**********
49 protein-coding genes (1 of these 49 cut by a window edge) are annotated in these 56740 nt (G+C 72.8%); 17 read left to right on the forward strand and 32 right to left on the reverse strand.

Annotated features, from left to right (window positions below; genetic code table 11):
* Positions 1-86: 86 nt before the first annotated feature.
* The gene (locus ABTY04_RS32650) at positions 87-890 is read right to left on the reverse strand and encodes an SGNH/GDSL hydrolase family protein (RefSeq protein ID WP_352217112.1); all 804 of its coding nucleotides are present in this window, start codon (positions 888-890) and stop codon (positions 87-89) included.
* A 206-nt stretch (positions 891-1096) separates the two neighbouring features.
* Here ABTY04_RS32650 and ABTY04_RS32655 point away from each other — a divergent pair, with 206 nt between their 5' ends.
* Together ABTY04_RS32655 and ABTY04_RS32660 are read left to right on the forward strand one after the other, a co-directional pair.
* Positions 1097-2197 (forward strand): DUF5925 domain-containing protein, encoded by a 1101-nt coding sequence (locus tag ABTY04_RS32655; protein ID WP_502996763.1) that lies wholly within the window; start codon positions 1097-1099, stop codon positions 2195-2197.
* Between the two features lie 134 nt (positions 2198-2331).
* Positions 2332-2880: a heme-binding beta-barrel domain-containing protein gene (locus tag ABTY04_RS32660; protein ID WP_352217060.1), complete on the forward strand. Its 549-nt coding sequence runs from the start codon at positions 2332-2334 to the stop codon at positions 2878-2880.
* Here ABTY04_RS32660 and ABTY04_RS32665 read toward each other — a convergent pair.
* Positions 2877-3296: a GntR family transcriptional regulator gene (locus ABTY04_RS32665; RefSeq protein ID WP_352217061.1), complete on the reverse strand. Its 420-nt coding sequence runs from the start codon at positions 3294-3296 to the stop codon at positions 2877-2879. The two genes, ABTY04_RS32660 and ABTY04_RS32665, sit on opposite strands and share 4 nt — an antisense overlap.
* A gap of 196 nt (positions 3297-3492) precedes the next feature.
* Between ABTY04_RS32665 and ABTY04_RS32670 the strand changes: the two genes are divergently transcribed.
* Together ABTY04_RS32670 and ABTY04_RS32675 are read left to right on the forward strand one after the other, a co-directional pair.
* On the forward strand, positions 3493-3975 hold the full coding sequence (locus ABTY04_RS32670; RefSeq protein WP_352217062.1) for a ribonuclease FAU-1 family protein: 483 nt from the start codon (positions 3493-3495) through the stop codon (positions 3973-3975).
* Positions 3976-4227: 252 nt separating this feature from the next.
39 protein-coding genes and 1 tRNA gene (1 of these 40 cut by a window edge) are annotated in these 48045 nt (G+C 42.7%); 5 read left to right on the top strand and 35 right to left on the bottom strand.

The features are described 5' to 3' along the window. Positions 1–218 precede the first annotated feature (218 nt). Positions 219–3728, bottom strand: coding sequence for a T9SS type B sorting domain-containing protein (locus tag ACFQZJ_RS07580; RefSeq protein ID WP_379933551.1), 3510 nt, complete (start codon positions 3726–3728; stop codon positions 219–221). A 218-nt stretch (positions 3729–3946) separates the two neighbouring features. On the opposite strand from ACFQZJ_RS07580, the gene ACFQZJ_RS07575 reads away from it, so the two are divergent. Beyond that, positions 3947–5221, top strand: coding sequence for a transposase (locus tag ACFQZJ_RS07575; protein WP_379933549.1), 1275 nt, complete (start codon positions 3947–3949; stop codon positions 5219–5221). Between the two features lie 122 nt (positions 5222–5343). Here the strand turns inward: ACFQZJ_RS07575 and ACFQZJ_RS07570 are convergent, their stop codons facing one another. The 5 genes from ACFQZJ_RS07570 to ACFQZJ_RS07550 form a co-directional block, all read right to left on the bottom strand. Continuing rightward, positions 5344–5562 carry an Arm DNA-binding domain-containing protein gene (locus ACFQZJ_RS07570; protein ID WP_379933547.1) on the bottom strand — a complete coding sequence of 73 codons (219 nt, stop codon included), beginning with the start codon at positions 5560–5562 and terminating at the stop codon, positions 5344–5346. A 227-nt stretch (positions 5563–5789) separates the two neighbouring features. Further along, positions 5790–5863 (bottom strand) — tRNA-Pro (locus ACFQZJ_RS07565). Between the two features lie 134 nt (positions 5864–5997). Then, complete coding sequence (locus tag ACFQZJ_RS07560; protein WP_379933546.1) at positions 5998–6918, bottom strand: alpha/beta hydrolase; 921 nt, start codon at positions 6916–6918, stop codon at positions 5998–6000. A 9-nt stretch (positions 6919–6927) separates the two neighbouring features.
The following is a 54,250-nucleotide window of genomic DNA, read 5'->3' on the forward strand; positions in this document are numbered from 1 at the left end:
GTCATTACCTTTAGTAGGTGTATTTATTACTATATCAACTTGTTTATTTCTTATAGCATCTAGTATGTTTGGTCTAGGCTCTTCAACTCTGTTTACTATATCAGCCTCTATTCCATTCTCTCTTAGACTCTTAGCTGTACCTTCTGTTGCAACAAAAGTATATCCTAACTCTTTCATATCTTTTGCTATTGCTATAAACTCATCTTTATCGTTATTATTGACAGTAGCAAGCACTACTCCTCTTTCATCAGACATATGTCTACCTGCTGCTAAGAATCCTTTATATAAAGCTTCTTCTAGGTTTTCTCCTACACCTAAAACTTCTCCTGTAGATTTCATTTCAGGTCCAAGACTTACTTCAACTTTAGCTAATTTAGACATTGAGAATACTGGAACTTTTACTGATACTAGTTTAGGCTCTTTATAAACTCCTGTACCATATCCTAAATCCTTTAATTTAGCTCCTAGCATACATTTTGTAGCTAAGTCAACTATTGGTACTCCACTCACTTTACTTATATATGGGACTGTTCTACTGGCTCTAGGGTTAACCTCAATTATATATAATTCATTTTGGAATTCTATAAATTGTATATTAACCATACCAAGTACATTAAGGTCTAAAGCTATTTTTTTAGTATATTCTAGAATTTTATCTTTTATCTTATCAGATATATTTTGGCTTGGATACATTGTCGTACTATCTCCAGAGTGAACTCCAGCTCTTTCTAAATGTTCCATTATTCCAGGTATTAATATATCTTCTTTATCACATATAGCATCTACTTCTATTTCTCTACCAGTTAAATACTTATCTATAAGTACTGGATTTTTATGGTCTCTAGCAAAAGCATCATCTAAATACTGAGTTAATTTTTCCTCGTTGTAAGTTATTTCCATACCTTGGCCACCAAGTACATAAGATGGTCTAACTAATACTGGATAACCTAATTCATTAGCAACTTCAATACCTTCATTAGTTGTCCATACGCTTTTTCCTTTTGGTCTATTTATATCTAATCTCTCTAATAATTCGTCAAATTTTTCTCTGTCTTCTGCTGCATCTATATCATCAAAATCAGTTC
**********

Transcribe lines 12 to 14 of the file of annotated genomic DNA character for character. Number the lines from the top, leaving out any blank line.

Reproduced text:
* Positions 2877-3296: a GntR family transcriptional regulator gene (locus ABTY04_RS32665; RefSeq protein ID WP_352217061.1), complete on the reverse strand. Its 420-nt coding sequence runs from the start codon at positions 3294-3296 to the stop codon at positions 2877-2879. The two genes, ABTY04_RS32660 and ABTY04_RS32665, sit on opposite strands and share 4 nt — an antisense overlap.
* A gap of 196 nt (positions 3297-3492) precedes the next feature.
* Between ABTY04_RS32665 and ABTY04_RS32670 the strand changes: the two genes are divergently transcribed.